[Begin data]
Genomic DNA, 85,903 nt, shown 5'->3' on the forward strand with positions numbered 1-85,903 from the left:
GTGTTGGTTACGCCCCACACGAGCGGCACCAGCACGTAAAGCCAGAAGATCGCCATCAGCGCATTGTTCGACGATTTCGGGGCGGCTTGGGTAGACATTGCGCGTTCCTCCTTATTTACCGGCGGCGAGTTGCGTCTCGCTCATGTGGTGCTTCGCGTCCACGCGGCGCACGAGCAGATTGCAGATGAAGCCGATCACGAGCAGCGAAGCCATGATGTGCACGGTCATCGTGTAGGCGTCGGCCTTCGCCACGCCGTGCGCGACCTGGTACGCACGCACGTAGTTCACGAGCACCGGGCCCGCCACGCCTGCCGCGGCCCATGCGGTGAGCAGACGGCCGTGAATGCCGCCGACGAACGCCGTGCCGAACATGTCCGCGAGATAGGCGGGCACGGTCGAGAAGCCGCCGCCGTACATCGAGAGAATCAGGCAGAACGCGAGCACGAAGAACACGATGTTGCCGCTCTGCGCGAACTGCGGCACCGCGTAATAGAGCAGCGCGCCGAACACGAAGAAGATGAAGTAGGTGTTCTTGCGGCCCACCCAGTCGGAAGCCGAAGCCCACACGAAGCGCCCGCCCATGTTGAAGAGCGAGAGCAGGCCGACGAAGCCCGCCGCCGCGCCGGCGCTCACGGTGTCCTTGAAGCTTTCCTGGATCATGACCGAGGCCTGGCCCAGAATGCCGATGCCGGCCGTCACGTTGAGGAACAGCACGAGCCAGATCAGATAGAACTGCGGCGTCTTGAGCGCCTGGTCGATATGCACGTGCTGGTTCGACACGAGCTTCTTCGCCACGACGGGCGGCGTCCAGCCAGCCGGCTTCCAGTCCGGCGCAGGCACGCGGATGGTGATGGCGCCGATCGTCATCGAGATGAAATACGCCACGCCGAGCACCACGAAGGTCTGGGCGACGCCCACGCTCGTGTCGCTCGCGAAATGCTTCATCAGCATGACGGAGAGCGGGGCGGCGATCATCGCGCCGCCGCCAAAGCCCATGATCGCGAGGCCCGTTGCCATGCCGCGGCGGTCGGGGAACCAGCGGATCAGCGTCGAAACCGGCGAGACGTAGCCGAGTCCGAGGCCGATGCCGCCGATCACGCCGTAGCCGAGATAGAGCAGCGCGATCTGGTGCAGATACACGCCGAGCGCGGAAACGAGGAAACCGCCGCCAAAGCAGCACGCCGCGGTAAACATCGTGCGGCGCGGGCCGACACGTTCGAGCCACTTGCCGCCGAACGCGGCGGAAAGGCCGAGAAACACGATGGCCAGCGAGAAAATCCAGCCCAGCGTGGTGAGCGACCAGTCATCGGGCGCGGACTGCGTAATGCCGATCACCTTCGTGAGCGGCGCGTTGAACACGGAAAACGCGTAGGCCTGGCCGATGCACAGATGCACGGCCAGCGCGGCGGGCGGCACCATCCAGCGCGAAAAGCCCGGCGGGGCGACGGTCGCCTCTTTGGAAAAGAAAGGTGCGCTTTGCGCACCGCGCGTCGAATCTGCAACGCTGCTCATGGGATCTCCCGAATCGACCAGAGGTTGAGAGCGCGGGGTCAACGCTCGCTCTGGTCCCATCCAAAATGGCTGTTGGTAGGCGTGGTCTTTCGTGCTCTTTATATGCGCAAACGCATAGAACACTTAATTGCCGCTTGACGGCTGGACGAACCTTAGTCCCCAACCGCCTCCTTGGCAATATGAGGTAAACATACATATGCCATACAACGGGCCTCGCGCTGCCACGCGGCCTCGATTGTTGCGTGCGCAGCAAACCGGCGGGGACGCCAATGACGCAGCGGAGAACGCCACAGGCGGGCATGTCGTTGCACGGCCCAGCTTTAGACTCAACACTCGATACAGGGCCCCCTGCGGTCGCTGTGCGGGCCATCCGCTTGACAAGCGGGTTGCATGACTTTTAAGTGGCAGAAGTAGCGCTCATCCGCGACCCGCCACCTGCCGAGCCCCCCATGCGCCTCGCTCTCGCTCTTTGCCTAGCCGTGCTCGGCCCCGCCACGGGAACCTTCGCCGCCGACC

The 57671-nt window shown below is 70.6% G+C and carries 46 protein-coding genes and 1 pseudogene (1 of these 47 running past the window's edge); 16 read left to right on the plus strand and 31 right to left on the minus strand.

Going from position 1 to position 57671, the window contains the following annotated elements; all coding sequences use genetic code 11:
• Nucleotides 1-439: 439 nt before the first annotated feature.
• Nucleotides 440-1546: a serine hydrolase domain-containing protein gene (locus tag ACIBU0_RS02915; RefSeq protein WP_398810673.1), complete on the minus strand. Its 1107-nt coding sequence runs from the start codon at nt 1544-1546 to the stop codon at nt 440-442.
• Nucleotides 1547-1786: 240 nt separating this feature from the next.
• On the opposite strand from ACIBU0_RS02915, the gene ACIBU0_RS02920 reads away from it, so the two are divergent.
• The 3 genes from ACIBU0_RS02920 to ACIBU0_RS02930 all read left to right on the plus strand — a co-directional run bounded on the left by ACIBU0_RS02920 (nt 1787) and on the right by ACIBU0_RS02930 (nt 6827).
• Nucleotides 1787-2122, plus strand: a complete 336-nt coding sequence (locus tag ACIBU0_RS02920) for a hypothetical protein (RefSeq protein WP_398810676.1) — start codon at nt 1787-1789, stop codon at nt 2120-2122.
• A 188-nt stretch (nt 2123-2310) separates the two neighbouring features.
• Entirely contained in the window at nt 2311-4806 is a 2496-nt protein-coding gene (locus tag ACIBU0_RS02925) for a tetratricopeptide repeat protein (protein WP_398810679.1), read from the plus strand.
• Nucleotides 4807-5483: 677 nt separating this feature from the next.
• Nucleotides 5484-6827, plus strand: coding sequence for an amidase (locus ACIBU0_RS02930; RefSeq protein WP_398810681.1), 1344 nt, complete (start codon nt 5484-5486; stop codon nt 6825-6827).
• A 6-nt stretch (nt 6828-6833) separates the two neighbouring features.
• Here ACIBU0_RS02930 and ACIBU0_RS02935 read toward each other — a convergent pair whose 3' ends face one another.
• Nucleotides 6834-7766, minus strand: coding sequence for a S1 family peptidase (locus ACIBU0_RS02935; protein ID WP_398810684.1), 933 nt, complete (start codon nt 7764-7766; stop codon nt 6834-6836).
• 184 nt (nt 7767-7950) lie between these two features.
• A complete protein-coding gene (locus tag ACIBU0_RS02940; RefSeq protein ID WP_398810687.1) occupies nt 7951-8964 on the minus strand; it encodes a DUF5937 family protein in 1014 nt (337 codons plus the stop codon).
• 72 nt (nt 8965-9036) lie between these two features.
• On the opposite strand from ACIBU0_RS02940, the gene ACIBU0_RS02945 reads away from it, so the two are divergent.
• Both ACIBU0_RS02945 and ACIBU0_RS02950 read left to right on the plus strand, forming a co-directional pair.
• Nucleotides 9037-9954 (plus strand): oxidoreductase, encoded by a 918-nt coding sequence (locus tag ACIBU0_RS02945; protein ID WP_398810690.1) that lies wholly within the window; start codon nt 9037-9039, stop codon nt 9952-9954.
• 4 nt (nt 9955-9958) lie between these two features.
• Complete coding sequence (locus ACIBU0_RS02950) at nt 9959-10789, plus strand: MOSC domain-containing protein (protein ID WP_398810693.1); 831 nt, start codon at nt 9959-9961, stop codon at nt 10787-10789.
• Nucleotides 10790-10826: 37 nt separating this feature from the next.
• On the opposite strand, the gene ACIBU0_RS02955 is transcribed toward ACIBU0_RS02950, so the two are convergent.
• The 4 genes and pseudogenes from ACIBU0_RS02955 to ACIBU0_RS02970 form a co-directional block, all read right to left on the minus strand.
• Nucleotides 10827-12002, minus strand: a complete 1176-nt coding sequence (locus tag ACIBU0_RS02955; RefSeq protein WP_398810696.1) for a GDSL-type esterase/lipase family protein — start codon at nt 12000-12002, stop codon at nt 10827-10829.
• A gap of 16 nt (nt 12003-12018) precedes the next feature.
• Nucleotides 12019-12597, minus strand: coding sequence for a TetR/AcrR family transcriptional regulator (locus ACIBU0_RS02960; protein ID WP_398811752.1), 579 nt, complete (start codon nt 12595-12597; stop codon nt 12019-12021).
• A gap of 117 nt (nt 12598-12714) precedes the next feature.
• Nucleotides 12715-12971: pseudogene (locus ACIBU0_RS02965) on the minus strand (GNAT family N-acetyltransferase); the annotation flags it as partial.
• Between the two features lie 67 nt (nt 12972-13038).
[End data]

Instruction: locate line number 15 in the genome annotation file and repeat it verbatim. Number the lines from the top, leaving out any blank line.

• A 6-nt stretch (nt 6828-6833) separates the two neighbouring features.